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Convicted sex offender wins legal deportation battle to stay in Northern Ireland

By Alan Erwin

Published 08/07/2016

A convicted sex offender facing deportation has won a legal battle in his wider campaign to remain with his family in Northern Ireland.

A High Court judge in Belfast quashed decisions to remove the 43-year-old Czech Republic national from the UK and deny him temporary readmission for an imminent appeal against his expulsion.

The man at the centre of the case, a father-of-four, has an extensive criminal record spanning three jurisdictions.

Offences committed during 10 years spent in the Republic of Ireland include arson endangering life, burglary, threats to kill, theft, sexual activity with a child under 16, assault and possession of drugs.

The man, granted anonymity to protect his children, lived in Tralee and Drogheda before Irish authorities first ordered his deportation.

He has moved with his family to Co Fermanagh within the last two years. Since arriving in the UK, he has twice been convicted of driving with no insurance.

A failure to comply with a monitoring regime imposed due to his sexual conviction was also recorded.

In February this year the Home Office decided he should be deported due to his criminality.

The man had argued that forcing him to return to the Czech Republic would remove him from his entire family network.

At the time he travelled to Slovakia to see a friend, unaware the order had been made.

On his return to Stanstead Airport he was refused re-entry and sent back on a flight to Bratislava.

With his partner and family still in Co Fermanagh, the man is due to appeal the deportation under the Immigration (European Economic Area) Regulations 2006 at a hearing in Belfast on July 21. But he was also denied temporary re-admission to attend that tribunal.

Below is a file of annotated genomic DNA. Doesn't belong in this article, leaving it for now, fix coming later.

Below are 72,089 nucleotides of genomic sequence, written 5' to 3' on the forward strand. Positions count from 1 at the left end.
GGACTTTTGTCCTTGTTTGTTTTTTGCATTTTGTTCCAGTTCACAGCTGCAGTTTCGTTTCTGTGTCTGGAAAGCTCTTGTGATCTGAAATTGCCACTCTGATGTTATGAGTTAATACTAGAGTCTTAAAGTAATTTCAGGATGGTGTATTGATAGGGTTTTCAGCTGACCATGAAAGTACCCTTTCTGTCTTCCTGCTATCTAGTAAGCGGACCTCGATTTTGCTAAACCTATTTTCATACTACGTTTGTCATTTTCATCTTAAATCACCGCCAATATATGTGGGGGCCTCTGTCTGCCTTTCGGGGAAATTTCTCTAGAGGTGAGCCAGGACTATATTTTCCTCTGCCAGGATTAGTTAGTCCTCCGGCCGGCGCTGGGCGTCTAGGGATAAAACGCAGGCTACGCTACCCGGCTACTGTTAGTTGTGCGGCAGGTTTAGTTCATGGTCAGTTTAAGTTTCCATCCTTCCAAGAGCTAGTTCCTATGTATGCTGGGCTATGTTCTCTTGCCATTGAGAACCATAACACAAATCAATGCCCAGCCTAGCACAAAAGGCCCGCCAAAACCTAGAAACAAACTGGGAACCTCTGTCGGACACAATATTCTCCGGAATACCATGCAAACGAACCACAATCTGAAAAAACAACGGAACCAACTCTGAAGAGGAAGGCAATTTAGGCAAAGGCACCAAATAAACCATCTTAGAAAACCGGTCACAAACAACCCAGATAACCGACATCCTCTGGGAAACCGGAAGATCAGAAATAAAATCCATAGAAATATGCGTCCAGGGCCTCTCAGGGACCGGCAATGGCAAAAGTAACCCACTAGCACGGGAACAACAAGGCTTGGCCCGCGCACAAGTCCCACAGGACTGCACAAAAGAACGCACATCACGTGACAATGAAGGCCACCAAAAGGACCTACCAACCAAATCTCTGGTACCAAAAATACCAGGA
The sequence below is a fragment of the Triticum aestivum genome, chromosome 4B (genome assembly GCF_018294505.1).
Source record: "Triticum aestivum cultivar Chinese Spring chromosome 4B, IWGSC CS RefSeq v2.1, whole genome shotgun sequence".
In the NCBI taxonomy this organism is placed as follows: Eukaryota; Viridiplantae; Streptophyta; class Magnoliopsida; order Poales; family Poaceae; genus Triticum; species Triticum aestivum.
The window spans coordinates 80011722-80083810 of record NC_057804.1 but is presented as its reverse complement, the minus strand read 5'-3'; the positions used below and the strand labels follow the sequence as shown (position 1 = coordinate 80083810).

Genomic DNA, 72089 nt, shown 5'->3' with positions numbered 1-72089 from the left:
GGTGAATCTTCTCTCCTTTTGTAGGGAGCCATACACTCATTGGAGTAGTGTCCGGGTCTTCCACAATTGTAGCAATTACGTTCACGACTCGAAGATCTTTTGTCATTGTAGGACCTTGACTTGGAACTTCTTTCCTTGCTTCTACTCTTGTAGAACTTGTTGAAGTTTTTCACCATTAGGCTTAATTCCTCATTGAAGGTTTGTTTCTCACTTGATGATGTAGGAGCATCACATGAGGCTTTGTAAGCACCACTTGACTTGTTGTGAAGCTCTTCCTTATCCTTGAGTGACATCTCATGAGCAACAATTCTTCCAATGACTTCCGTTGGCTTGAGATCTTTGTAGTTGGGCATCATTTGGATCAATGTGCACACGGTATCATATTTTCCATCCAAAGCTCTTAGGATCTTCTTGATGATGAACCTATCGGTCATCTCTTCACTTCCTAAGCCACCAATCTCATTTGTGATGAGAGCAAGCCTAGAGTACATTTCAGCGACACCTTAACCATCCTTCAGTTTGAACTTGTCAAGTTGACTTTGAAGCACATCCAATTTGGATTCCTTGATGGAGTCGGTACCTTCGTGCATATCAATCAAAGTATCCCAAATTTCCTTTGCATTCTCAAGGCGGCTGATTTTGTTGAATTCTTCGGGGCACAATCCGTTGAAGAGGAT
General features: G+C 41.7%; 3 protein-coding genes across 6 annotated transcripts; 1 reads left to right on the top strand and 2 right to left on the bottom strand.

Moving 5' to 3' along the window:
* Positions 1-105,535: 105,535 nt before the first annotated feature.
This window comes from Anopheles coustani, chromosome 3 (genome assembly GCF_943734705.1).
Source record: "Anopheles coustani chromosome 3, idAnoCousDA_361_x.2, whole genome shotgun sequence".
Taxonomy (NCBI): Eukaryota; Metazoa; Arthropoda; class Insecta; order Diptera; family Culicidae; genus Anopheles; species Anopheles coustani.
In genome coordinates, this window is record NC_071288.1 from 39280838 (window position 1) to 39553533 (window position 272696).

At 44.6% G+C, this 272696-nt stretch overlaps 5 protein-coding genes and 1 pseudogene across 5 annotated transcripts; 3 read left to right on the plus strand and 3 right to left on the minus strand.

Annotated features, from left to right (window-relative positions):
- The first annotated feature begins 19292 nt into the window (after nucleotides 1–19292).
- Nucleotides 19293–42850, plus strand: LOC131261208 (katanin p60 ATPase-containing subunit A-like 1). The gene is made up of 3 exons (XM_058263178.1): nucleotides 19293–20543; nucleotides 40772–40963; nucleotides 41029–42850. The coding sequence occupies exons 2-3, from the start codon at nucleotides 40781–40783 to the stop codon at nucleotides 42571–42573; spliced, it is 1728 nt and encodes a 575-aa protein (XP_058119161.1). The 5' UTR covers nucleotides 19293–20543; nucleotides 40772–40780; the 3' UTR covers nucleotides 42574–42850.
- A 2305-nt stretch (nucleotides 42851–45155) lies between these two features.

Judicial review challenges were mounted against that refusal and the earlier block on UK entry at the airport.

Counsel for the Home Secretary argued that the decision not to admit and remove was justified on grounds of public policy and public security.

However, Mr Justice Maguire held there was nothing in relevant documents referring to the man's family situation.

He also identified no reference to requirements in the Borders, Citizenship and Immigration Act 2009 for the decision maker to take into account the need to safeguard the welfare of children in the UK.

Finding the Act was not complied with, the judge said: "For this reason the court will quash both the decision not to admit and the consequential decision to remove the applicant back to Slovokia."

He recognised the Secretary of State could reach the same conclusion in similar circumstances, but any reconsideration would only be lawful if the identified failures were rectified.

Quashing the later refusal of temporary re-admission for the appeal hearing, Mr Justice Maguire added: "The court sees no recognition in the decision letter of the fact that in law the presumption is in favour of the granting of an application of this type."

Expressing concern at the "confusion" of Home Office officials about the legalities of the case when the man arrived at Stanstead Airport, the judge called for a speedy reconsideration of the issues.

An order for costs of the legal challenge was made against the Department.

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